I never questioned whether I would be attending the White Women’s March. In my time as an organizer I have learned a hard truth: it is impossible to march beside a white woman. It is always behind. Always an afterthought. Always a “we will get to” your issue. It will be hard to get to me once I’m dead, but they conveniently forget that our deaths are a women’s issue.

The capacity we have to forgive white women disgusts me to the point of wonder. How do the majority of you vote for hate and escape accountability? How do you never utter Sandra’s name and escape accountability? Why are you here? Oh yeah, for Trump. How many of you will march once the boogeyman is gone? How many mimosas will you throw back reminiscing about that time you were a part of the resistance? Will you wear your pink pussy hat to my funeral?

I wonder, more often than I’d like, if I owe these women community despite my aversion to glass ceiling feminism. Who am I to turn my back on anyone when I’ve spent the last four years asking people to become political? I wish I knew the answer to so many questions. I wish I knew how to de-center Trump from all this activism.

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If Hillary was President, and you were all at brunch, would I be able to lure you away from waffles to lend your labor to brown women being abused and detained? It is so much more than Trump. I need a community that understands that. Perhaps it is my responsibility to build one, but I’m not sure if I can build community with women who think it appropriate to put place a pink hat on Harriet Tubman and call it solidarity. There is nothing a white woman can teach us about solidarity. We were born knowing instinctively that our freedom and justice was tied to others. It is the only way we can get anyone to listen, in any event.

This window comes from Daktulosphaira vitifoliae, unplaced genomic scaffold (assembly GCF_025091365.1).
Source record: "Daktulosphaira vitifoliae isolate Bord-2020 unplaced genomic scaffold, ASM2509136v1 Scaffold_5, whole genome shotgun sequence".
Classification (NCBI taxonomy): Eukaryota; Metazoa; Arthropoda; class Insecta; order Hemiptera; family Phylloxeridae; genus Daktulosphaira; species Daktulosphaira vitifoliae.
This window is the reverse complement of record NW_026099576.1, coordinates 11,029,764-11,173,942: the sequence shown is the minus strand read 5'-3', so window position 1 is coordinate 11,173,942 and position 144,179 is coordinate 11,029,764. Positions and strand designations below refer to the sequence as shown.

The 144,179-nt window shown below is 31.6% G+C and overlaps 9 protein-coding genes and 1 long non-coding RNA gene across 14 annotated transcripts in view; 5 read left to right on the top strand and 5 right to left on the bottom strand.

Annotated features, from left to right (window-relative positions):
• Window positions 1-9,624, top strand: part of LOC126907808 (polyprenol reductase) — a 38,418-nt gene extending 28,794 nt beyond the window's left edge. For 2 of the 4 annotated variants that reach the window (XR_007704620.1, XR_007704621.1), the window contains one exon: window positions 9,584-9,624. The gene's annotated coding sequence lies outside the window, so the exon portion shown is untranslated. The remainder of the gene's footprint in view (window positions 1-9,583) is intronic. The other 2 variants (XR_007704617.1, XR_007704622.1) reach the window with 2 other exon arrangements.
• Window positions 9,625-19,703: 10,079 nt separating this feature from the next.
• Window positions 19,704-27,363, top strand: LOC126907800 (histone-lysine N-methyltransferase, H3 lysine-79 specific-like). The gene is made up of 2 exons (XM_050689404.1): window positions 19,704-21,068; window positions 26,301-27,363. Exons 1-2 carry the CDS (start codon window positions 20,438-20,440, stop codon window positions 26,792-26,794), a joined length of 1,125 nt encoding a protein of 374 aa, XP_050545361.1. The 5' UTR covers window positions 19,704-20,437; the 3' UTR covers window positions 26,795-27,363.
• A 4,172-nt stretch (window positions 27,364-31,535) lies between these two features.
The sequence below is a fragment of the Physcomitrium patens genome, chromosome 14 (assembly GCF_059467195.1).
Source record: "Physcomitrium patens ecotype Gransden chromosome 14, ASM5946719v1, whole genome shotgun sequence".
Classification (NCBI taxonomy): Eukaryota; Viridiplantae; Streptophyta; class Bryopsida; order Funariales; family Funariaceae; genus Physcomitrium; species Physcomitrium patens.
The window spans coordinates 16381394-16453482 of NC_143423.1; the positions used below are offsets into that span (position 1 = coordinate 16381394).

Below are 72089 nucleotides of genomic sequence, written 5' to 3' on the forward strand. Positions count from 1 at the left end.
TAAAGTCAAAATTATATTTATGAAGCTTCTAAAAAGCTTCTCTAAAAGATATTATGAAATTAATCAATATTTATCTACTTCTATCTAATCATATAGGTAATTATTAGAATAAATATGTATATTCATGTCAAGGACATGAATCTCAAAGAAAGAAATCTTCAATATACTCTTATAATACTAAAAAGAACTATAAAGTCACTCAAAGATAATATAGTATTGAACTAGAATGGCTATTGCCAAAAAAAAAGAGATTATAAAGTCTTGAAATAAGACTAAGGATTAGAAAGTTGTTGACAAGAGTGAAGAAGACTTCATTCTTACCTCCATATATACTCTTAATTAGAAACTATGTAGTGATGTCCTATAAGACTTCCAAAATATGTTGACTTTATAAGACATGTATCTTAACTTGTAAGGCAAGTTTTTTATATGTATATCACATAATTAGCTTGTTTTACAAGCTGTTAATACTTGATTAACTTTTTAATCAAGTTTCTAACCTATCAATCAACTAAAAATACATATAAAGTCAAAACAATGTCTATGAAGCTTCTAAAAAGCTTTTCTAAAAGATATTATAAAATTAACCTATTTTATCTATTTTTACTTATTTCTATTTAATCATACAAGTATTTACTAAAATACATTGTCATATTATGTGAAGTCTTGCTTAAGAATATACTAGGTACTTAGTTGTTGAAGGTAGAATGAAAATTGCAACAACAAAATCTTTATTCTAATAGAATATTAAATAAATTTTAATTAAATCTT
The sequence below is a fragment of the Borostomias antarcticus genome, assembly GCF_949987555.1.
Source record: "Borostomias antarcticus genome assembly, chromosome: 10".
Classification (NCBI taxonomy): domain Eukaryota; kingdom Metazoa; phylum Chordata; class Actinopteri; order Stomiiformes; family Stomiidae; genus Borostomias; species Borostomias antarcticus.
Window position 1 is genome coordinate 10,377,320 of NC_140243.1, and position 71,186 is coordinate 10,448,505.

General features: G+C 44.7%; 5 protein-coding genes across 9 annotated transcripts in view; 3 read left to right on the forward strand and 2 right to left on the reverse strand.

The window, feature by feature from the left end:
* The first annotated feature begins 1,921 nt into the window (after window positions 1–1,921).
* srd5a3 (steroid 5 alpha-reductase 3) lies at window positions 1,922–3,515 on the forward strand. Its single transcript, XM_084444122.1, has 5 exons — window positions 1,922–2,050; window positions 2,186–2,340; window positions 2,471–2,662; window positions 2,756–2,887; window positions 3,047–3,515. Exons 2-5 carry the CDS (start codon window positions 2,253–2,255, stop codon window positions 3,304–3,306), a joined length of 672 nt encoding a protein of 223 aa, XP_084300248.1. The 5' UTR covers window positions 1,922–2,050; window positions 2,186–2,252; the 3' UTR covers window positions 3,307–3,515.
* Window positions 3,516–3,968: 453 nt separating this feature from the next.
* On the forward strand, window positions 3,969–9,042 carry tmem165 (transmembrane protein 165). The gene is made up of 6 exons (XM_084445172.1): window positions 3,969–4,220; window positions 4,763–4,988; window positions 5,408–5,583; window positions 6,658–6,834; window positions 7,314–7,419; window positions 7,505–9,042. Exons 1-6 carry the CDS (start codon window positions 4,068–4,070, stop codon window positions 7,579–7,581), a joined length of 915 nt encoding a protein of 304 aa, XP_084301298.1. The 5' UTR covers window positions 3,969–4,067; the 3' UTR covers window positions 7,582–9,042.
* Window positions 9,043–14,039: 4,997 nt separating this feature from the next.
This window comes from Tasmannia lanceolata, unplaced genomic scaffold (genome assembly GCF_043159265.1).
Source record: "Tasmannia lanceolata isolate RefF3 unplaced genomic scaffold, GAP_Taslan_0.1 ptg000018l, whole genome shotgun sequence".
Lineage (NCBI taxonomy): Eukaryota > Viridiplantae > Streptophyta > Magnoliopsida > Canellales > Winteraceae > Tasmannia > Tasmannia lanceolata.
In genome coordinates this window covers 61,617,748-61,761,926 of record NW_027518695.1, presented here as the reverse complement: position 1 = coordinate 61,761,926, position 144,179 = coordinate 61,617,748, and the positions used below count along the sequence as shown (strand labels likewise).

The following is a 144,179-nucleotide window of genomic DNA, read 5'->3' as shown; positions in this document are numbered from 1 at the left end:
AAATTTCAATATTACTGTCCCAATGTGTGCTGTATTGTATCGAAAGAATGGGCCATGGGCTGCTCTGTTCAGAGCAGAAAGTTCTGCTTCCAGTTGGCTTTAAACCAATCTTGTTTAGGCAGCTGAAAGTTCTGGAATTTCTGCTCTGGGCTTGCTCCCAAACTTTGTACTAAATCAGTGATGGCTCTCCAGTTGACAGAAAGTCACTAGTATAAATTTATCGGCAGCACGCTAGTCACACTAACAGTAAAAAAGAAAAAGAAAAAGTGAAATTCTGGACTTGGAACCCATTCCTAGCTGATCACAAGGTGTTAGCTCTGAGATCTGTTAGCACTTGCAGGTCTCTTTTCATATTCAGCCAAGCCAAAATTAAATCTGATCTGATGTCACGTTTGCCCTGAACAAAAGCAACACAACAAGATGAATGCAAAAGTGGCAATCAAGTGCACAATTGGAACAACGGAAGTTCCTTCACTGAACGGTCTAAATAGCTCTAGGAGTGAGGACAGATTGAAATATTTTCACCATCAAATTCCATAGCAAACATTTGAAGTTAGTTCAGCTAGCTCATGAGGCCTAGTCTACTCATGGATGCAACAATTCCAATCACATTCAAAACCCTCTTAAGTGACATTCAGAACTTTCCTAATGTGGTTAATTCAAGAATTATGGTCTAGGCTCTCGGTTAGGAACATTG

…and counting

230 days, 4 hours, 28 minutes and 55 seconds

Since That Man officially became the President of the United States of America.

I told myself I would write about this at the six month point, but July is my birth-month so forget that. August was the last bit of summer so I couldn’t think about all the things I need to think about to write this and taint memories like that. In the past week, September has let us all know that she will Not Be Ignored. She is cold. Which makes me think about homeless people that none of us seem to center enough in our justice, and all the pop punk I used to listen to, and my old job at my college Women’s Center for some reason.